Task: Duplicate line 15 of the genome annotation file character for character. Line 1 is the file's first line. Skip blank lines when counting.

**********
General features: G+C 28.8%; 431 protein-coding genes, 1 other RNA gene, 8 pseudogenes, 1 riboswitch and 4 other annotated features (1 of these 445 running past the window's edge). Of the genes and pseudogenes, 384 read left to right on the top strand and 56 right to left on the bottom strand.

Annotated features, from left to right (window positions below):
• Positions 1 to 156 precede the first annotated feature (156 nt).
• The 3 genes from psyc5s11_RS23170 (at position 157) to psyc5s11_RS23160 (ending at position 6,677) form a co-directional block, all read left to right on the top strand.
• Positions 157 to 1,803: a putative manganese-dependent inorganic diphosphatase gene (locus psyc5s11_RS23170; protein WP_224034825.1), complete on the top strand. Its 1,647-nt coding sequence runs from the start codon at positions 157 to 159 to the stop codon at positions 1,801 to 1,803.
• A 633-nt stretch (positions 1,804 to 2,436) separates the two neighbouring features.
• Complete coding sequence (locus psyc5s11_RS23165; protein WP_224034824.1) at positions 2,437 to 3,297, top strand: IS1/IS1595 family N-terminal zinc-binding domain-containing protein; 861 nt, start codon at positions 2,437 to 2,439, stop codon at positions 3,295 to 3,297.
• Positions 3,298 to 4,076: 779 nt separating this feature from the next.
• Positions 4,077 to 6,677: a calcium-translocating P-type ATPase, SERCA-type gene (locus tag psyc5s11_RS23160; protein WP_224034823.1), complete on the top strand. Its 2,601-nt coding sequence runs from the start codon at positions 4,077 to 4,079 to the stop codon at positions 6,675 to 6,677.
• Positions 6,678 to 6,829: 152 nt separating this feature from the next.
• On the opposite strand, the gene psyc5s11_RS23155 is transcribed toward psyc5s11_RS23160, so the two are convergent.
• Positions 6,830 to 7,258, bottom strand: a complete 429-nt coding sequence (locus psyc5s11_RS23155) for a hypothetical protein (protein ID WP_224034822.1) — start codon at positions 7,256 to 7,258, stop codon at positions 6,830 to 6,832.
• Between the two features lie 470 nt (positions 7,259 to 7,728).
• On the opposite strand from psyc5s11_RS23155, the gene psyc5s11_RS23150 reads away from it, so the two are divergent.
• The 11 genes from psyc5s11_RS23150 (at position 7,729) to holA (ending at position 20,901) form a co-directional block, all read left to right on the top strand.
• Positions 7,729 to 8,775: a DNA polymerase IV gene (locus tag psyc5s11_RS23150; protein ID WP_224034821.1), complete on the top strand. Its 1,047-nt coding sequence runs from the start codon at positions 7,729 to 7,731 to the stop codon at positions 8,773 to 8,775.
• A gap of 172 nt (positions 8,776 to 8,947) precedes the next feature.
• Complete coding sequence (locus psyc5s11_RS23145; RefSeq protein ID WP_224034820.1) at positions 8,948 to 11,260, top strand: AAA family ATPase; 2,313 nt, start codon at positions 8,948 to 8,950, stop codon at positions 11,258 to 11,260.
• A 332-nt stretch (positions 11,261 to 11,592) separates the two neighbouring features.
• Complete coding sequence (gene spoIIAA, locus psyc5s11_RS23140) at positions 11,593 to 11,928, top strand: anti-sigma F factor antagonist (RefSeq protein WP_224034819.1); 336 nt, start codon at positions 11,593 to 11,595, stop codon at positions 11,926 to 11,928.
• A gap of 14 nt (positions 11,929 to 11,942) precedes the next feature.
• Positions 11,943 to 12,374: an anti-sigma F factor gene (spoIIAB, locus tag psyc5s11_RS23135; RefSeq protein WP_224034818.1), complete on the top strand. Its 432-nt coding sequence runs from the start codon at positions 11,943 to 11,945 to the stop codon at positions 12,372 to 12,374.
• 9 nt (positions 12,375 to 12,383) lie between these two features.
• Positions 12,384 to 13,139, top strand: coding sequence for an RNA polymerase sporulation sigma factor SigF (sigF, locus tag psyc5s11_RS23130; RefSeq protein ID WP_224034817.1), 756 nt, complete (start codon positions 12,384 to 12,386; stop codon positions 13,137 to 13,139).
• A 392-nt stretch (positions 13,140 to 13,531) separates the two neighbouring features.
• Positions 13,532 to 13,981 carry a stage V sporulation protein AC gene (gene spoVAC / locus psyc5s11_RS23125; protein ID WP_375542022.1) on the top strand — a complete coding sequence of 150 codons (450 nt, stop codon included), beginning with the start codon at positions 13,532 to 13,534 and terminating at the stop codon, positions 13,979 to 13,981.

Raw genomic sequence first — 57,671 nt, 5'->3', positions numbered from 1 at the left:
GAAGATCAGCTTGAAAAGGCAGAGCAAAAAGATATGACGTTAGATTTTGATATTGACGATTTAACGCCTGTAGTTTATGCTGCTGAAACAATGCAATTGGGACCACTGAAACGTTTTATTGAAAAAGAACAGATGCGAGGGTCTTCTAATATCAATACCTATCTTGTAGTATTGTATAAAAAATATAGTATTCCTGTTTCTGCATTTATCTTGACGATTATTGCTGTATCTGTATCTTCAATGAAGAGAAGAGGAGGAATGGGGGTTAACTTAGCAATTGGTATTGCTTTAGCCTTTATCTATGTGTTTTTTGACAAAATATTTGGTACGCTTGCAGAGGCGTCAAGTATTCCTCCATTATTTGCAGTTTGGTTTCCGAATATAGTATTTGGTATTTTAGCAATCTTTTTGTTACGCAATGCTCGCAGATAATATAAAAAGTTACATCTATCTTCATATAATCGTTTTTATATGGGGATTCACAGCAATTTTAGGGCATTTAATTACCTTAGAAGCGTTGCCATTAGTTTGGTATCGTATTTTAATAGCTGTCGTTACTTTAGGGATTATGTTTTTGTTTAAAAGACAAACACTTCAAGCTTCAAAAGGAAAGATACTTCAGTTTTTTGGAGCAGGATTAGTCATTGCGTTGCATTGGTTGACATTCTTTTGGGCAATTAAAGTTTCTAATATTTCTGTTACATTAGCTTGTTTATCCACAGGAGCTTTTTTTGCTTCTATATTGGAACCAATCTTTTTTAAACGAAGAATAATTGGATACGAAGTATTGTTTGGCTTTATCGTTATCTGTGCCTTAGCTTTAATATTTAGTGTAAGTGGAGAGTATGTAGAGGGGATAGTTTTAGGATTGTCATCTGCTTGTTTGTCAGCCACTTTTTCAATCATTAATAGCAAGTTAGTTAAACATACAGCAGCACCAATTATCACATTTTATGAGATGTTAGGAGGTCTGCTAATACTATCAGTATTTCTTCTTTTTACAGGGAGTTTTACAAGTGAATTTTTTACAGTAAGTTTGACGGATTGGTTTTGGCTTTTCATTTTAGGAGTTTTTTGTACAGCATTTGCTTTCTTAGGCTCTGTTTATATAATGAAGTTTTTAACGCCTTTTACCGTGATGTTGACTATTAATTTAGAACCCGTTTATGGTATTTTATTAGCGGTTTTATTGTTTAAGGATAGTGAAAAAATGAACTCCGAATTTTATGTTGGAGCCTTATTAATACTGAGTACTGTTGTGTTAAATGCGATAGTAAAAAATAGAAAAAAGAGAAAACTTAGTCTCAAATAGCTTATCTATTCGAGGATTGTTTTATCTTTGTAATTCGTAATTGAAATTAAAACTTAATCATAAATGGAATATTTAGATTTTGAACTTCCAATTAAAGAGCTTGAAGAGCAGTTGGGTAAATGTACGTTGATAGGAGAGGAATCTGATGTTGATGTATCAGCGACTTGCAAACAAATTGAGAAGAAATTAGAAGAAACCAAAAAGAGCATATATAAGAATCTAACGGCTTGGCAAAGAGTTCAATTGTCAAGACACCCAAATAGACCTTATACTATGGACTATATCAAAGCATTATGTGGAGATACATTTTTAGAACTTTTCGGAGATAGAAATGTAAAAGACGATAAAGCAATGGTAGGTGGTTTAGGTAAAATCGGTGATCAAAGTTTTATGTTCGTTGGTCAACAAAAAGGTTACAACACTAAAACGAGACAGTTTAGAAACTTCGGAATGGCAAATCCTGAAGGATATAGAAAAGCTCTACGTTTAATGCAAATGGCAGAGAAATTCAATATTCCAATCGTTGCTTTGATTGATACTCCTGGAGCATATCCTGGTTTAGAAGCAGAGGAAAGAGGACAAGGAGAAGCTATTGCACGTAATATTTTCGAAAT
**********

• The 11 genes from psyc5s11_RS23150 (at position 7,729) to holA (ending at position 20,901) form a co-directional block, all read left to right on the top strand.